Getting Tested for COVID-19

Do you want or need to get tested for COVID-19? Do you know which test to get?

We have been hearing it over and over for some time now – anyone who wants a test can get a test.

The CDC is now shipping its laboratory test kit for severe acute respiratory syndrome coronavirus 2 (SARS-CoV-2) to qualified state and local public health laboratories.

As testing has become more widely available, that is somewhat true.

There are still some problems with COVID-19 testing though.

Chief among them is making sure you get the right test!

Getting Tested for COVID-19

First things, first.

Do you really need a test?

Many people who are not hospitalized might not need to be tested for COVID-19.

“Most people will have mild illness and can recover at home without medical care and may not need to be tested.”

Testing for COVID-19

The main reason that testing can be important though is that it can help limit your exposing others to SARS-CoV-2 once you have been exposed or suspect you are infected. And it can also help trace the people you have already been in contact with before you knew that you should be in quarantine.

Which COVID-19 Test Do You Need

If you think you are sick and want to get tested, do make sure you get the right test though, a viral test for current infection.

You do not want the antibody test (blood test), even though it may give rapid results, if you think you are sick now. The antibody test only checks for past or recent infections.

“CDC does not currently recommend using antibody testing as the sole basis for diagnosis of acute infection, and antibody tests are not authorized by FDA for such diagnostic purposes.”

Overview of Testing for SARS-CoV-2

Once you have narrowed down your test to the viral test for current infection, you might still have a choice to make, as there are several types, including:

  • Molecular Diagnostic Tests for SARS-CoV-2 – uses nucleic acid amplification techniques (PCR) to detect the RNA of the virus. These tests don’t necessarily take long to run, but since samples typically have to be sent out to a lab, that slows down the time to get results, sometimes up to 7 business days.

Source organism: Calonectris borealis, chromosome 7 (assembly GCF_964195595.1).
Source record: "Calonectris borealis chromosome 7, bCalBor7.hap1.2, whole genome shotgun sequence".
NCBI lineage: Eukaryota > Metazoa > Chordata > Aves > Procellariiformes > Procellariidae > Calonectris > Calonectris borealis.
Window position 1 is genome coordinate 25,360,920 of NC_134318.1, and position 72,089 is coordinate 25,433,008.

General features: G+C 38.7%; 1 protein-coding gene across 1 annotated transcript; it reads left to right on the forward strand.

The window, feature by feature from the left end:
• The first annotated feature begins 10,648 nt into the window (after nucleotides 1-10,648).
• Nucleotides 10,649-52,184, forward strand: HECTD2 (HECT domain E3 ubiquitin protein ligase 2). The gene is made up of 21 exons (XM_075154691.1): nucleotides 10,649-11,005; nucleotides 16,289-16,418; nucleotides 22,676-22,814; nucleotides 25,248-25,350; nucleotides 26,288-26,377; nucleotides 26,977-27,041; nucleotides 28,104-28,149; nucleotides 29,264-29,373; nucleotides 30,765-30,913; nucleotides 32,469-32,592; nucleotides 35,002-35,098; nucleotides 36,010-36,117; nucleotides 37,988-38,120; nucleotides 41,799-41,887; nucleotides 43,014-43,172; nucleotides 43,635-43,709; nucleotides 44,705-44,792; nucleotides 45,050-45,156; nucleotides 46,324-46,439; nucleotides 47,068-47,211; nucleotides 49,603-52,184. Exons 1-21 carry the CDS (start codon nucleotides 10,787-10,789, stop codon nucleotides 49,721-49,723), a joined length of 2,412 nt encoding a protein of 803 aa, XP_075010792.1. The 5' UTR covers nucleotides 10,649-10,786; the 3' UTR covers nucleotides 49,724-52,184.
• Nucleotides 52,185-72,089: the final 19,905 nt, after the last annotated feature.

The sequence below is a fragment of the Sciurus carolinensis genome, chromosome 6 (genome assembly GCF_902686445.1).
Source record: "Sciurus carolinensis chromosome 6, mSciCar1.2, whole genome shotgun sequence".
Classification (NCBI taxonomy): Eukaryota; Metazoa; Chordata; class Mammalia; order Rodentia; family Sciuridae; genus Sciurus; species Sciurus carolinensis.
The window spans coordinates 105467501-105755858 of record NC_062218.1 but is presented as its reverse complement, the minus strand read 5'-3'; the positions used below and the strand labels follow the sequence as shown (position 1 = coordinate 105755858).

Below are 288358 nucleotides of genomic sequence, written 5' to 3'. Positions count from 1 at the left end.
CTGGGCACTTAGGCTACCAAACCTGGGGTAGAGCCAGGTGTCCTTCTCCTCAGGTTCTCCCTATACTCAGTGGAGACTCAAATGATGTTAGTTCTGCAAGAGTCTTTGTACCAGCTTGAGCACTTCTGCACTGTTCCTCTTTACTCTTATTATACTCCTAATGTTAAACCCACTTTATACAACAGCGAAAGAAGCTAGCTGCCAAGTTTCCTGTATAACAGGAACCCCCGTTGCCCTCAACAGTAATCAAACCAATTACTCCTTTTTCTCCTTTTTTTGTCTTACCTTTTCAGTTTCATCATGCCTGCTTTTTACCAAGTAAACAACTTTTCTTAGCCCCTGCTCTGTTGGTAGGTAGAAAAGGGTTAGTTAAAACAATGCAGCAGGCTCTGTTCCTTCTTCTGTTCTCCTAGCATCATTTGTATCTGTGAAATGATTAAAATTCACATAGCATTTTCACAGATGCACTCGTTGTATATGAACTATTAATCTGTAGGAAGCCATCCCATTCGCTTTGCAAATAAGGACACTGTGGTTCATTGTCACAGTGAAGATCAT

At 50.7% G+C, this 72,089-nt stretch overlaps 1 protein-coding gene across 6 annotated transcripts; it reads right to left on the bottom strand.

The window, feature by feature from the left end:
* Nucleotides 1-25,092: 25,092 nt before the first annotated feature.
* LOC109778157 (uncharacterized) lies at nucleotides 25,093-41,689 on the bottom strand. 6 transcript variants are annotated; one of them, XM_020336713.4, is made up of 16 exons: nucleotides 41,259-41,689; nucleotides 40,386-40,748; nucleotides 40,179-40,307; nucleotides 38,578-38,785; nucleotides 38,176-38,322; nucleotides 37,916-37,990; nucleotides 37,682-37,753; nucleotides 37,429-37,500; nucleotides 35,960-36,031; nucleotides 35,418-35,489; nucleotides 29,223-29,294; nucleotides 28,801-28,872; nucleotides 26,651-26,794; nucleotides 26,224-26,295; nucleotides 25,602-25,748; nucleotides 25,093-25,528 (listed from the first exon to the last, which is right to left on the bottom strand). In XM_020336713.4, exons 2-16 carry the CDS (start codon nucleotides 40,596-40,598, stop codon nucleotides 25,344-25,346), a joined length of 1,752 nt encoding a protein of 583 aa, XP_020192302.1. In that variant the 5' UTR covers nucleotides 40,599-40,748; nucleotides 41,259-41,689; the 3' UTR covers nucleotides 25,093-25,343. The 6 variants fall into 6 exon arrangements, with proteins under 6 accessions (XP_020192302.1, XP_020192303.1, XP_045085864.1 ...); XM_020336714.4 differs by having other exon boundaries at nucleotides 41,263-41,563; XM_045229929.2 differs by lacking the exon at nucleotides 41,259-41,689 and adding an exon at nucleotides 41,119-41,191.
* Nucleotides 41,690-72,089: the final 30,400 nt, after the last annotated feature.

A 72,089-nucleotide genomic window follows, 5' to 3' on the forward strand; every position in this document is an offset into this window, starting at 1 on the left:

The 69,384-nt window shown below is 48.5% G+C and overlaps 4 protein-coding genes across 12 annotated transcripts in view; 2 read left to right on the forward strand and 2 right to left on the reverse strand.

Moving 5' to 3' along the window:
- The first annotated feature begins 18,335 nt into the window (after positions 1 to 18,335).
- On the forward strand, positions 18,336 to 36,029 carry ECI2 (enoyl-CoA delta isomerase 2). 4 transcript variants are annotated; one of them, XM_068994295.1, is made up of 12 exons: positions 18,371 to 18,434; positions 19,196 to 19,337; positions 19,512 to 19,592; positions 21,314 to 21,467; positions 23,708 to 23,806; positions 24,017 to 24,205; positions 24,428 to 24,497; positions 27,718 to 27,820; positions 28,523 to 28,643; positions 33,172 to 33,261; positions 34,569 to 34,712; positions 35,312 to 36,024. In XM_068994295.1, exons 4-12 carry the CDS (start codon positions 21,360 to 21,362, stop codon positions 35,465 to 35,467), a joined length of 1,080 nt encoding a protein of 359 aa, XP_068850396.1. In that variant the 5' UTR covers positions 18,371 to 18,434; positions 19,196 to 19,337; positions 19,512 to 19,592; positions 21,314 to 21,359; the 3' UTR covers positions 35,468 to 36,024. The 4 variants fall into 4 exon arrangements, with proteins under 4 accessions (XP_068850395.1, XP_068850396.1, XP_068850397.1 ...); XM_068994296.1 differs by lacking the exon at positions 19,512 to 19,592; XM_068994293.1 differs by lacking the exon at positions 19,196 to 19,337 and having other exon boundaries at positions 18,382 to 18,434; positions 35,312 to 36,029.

• Antigen Diagnostic Tests for SARS-CoV-2 – detects fragments of proteins that the virus makes. Can give rapid results, in 15 minutes, but are more prone to false negatives than molecular tests.

Ready to get tested now?

There is still the problem of where to get tested…

Ideally, you might want to go to some kind of mobile, drive-through testing site, so that you don’t have to expose anyone else as you get tested. Unfortunately, those kinds of testing centers are not widely available.

Another ideal choice would be your own pediatrician. Are they doing COVID-19 testing?

With the Sofia2 analyzer, pediatricians can get rapid test results in just 15 minutes.

Lastly, you might just have to see if you county or state health department has a list of places doing testing.

What to Do After Your COVID-19 Test

What happens after your test is done?

  1. You are waiting for test results. Stay in isolation until you know the results!
  2. You are positive for COVID-19. You should stay home, in isolation, unless you need medical attention, only ending your isolation until you have gone 3 days without fever AND your respiratory symptoms have improved AND it has been 10 days since your symptoms first appeared. You should also tell all close contacts (anyone who was within 6 feet of an infected person for at least 15 minutes starting from 48 hours before the person began feeling sick until the time the patient was isolated) that you tested positive so that they can self-quarantine for 14 days.
  3. You are negative for COVID-19 and don’t have symptoms after a recent exposure. Since the incubation period for SARS-CoV-2 is 7 to 14 days, a negative test before the end of the incubation period doesn’t mean that you won’t eventually develop COVID-19. You should likely remain in self-quarantine.
  4. Your COVID-19 antigen test was negative and you do have symptoms. Since this might be a false negative, depending on your health care provider’s suspicion that you could actually have COVID-19, they might now do a molecular diagnostic test for SARS-CoV-2. Or they might just recommend that you remain in self-quarantine.
  5. Your COVID-19 molecular diagnostic test was negative and you do have symptoms. Although more accurate than the antigen test, there is still the possibility that this could be a false negative. Whether or not you remain in self-quarantine depends on your health care providers suspicion that you could have COVID-19. Did you have a known, close exposure to someone with SARS-CoV-2, for example?

Are you ready to get tested?

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